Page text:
Faking ItPosted on
When is an impersonation account on Twitter or Facebook a problem for a prominent sportsman or other well-known individual?
Martin Clarke, Editor of the MailOnline (the world’s most read English language website) admitted yesterday at the Leveson Enquiry that “there have in the past been rogue tweets with fake accounts that have fooled other people on the Internet”.
By referencing “other people” we might presume that Clarke is claiming that the MailOnline haven’t been duped in the past. Indeed, he told the Enquiry “If the tweet was alleging something contentious, then obviously you would have to check it out in the normal way to normal journalistic standard … Unless they’re verified accounts, then we treat them with huge suspicion”.
So far so good, however, I’m not so sure how “huge” this “suspicion” is that the MailOnline treats tweets with. As the Media Blog pointed out last week, the Mail’s website reported only last week on tweets apparently sent by Katie Price (aka Jordan). The trouble being that the tweets were actually from a fake Twitter account @MissKatiePriice (note the two “i’s” in Price).
In the fast-paced online publishing world errors are inevitable (some more forgivable than others). There is, unfortunately, a long line of examples of newspapers reporting comments made by fake Twitter and Facebook accounts. From the Sun apologising to Tom Cleverley for falsely alleging that he was making sexual advances to a girl on Facebook (not him) to the Independent apologising to Andy Townsend for reporting sexist comments made in his name on Twitter (not him) the dangers continue.
Its lamentable but it is necessary to regularly audit or monitor social networking sites if you are a person in the public eye. Twitter and Facebook are committed to preventing impersonation accounts. When their terms and conditions are abused by impersonators and other cranks then the integrity and credibility of their service is damaged. The terms are clear:
Facebook – Fake profiles (timelines) created to imitate real people (impostor accounts) are not allowed on Facebook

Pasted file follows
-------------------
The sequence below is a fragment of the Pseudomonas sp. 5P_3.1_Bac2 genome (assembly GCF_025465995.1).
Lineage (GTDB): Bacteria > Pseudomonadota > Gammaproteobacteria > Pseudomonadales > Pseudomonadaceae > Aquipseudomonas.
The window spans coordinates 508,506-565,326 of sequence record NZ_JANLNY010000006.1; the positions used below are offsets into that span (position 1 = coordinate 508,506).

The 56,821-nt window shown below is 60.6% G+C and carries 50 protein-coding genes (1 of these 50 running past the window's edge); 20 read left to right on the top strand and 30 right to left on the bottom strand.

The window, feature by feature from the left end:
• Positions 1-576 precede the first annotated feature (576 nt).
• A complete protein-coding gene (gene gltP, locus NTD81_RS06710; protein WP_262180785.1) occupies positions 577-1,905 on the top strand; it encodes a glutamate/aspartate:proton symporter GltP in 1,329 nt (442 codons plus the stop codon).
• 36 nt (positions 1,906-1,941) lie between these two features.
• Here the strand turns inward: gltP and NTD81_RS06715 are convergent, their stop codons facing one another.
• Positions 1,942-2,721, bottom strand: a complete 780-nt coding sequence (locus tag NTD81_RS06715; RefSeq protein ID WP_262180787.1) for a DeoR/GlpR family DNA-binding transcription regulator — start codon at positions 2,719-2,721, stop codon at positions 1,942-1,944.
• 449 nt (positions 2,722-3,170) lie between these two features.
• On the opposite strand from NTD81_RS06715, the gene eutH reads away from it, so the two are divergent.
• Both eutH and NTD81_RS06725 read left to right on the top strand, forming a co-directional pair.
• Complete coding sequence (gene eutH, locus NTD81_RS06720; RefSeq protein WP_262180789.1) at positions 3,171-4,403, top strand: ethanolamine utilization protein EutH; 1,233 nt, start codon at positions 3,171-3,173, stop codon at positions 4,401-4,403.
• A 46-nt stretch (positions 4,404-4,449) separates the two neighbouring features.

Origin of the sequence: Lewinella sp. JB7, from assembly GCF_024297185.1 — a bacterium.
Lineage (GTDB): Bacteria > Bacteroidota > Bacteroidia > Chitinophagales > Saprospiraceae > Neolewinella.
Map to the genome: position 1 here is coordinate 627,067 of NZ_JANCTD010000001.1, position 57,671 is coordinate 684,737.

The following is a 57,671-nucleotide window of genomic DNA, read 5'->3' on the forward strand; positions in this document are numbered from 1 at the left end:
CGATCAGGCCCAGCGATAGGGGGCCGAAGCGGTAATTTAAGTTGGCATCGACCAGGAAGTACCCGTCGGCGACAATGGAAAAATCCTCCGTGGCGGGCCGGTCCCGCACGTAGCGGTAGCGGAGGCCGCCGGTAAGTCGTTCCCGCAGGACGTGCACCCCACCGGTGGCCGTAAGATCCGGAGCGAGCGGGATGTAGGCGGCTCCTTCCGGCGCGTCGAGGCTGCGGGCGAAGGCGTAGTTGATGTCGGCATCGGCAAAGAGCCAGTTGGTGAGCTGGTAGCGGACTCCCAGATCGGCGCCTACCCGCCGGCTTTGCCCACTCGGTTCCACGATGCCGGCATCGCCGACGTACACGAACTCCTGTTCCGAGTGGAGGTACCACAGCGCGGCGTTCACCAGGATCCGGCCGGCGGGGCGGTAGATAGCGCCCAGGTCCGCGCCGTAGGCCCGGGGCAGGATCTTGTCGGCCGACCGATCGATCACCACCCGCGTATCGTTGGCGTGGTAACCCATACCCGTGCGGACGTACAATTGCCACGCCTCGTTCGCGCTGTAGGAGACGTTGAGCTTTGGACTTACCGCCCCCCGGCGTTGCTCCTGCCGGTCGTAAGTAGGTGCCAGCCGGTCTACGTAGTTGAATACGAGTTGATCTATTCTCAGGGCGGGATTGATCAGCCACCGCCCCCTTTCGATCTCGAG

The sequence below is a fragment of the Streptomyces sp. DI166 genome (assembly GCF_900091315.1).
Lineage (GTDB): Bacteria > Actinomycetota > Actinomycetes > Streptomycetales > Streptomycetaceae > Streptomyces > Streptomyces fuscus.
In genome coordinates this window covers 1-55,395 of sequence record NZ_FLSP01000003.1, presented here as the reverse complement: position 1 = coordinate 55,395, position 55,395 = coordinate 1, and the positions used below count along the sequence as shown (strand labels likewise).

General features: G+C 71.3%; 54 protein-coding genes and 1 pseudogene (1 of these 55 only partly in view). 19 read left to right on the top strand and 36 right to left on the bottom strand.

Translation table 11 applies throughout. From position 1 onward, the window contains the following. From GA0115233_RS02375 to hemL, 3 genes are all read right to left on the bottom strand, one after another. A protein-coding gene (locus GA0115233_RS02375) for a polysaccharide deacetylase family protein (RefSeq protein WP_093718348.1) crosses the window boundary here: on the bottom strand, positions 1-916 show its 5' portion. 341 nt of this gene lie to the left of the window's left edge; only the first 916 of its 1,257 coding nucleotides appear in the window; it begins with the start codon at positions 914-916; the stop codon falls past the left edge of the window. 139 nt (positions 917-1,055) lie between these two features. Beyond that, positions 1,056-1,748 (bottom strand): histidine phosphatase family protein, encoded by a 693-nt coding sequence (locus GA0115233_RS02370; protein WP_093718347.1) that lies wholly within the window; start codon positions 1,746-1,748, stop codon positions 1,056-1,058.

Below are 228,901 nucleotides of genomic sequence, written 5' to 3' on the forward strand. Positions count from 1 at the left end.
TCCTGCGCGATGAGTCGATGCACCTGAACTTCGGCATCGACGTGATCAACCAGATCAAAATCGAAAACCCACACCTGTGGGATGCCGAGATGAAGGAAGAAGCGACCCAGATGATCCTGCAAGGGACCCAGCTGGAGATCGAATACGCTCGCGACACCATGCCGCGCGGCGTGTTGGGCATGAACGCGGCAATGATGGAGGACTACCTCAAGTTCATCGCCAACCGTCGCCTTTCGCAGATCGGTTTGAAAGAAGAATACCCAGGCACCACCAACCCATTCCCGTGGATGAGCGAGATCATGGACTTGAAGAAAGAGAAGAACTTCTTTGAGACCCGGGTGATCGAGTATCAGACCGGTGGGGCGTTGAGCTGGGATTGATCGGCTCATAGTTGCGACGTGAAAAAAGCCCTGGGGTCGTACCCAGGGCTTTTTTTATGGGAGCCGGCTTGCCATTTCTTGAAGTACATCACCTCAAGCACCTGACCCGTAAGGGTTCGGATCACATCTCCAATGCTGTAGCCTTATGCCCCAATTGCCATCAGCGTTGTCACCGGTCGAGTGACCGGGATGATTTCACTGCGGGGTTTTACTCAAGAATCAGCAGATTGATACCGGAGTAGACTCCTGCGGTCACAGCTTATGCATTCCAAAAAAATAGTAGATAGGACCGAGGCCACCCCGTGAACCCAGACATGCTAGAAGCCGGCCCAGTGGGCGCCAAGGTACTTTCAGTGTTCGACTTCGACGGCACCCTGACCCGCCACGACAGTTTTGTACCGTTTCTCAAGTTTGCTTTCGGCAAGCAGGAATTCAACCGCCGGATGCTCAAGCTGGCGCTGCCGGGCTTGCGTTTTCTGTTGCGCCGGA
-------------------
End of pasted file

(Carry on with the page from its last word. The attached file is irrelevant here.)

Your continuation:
Twitter – Twitter accounts pretending to be another person or entity in order to confuse or deceive can be permanently suspended under the Twitter Impersonation Policy
Fake profiles become a problem when they appear convincing. I have worked for clients who have had no less than 40,000 followers for a fake account before we had it deleted. One account had befriended a client on Facebook, taken his private photographs, and used the pictures on a fake Twitter account to give the account a genuine appearance. All the more reason to keep your private photographs offline.
Problems don’t just arrive when the mainstream press pick up comments from false accounts. In recent times Twitter was abuzz after England goalkeeping legend Peter Shilton apparently made some outrageous homophobic comments (not him) and, a couple of years ago, a client of mine having finished a game for his club was approached by a club official to advise that there was an American teenager here to see him who claimed to have been communicating with him on Facebook. Disturbingly an impersonator had been communicating with the impressionable teenager and had invited her over to England to watch a game.
Aside from making removal requests to Facebook and Twitter what more can be done?
Having a verified account is a huge help (though didn’t help Katie Price vis a vis the Mail) as users (and newspapers) are able to more easily distinguish between the genuine and the fake. But what of the well-known individual who doesn’t fancy Tweeting? Well, they could try an approach used by the likes of JK Rowling and Fernando Torres. Neither uses Twitter but both have verified accounts with one simple message. Torres’ tells the world as follows:
@torres – have not started on Twitter yet, but this is my official page and it is ready to go when the timing is right.
Will the timing ever be right? Maybe not but in the meantime the wannabe Fernandos will struggle to get an audience.